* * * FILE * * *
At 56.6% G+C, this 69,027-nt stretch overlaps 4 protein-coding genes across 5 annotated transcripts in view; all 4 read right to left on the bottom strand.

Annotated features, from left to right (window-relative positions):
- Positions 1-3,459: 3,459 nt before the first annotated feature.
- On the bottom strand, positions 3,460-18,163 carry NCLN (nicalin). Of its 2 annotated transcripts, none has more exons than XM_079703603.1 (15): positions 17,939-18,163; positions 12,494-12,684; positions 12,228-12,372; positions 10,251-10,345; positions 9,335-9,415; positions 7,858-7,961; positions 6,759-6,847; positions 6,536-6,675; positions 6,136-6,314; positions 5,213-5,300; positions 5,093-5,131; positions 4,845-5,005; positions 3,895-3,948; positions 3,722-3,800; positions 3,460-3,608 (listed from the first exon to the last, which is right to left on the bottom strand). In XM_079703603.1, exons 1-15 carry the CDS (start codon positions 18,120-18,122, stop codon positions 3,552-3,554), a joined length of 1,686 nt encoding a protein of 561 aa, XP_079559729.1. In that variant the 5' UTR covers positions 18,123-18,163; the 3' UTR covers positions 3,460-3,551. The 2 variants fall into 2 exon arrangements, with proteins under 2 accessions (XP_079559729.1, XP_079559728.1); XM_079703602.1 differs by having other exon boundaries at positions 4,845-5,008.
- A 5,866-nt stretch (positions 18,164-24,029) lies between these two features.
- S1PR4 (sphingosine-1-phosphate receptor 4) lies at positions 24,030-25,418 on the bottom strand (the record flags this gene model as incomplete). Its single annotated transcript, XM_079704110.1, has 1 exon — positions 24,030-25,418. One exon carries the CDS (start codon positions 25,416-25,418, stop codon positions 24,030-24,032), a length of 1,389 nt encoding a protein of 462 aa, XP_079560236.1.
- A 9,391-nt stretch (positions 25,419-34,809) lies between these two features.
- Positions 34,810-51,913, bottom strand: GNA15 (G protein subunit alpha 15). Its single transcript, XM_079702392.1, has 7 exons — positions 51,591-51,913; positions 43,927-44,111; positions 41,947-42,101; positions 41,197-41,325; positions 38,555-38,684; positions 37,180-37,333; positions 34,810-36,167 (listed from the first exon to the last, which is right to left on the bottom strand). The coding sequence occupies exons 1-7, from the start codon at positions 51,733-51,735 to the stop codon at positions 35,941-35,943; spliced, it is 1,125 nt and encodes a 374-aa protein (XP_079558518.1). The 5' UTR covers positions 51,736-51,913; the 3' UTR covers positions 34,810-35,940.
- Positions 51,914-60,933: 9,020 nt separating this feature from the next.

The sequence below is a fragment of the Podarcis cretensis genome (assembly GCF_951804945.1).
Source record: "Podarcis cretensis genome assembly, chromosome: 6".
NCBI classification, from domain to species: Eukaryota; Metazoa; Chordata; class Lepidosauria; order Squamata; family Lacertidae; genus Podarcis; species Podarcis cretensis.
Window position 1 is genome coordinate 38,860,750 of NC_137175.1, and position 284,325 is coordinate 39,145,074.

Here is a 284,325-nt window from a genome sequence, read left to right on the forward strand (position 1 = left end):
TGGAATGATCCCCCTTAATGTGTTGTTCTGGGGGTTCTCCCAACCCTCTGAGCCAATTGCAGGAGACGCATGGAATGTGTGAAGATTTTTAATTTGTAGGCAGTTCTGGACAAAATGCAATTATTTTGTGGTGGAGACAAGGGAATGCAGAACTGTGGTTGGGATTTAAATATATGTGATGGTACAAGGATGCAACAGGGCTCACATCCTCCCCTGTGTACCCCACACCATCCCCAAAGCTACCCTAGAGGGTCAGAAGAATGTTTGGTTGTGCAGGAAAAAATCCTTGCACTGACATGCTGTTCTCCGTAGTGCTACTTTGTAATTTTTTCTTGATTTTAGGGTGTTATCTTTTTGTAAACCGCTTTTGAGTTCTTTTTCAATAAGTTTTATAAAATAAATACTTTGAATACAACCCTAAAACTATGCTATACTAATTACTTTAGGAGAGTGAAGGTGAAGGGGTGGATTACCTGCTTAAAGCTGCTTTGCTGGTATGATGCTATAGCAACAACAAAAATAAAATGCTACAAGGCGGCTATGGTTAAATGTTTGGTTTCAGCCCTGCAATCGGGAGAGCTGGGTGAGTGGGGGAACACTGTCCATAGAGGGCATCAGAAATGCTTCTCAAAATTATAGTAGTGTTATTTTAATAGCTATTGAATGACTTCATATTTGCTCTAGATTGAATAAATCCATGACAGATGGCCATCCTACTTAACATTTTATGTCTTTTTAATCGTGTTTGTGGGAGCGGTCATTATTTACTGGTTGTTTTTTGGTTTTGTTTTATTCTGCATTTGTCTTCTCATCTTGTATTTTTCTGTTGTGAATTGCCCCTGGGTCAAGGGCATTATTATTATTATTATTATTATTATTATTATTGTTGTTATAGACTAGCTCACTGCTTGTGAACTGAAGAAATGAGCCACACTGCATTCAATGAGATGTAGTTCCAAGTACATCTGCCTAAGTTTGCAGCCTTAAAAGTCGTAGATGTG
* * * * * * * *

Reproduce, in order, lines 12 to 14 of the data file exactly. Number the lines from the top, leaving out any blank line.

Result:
NCBI classification, from domain to species: Eukaryota; Metazoa; Chordata; class Lepidosauria; order Squamata; family Lacertidae; genus Podarcis; species Podarcis cretensis.
Window position 1 is genome coordinate 38,860,750 of NC_137175.1, and position 284,325 is coordinate 39,145,074.

Here is a 284,325-nt window from a genome sequence, read left to right on the forward strand (position 1 = left end):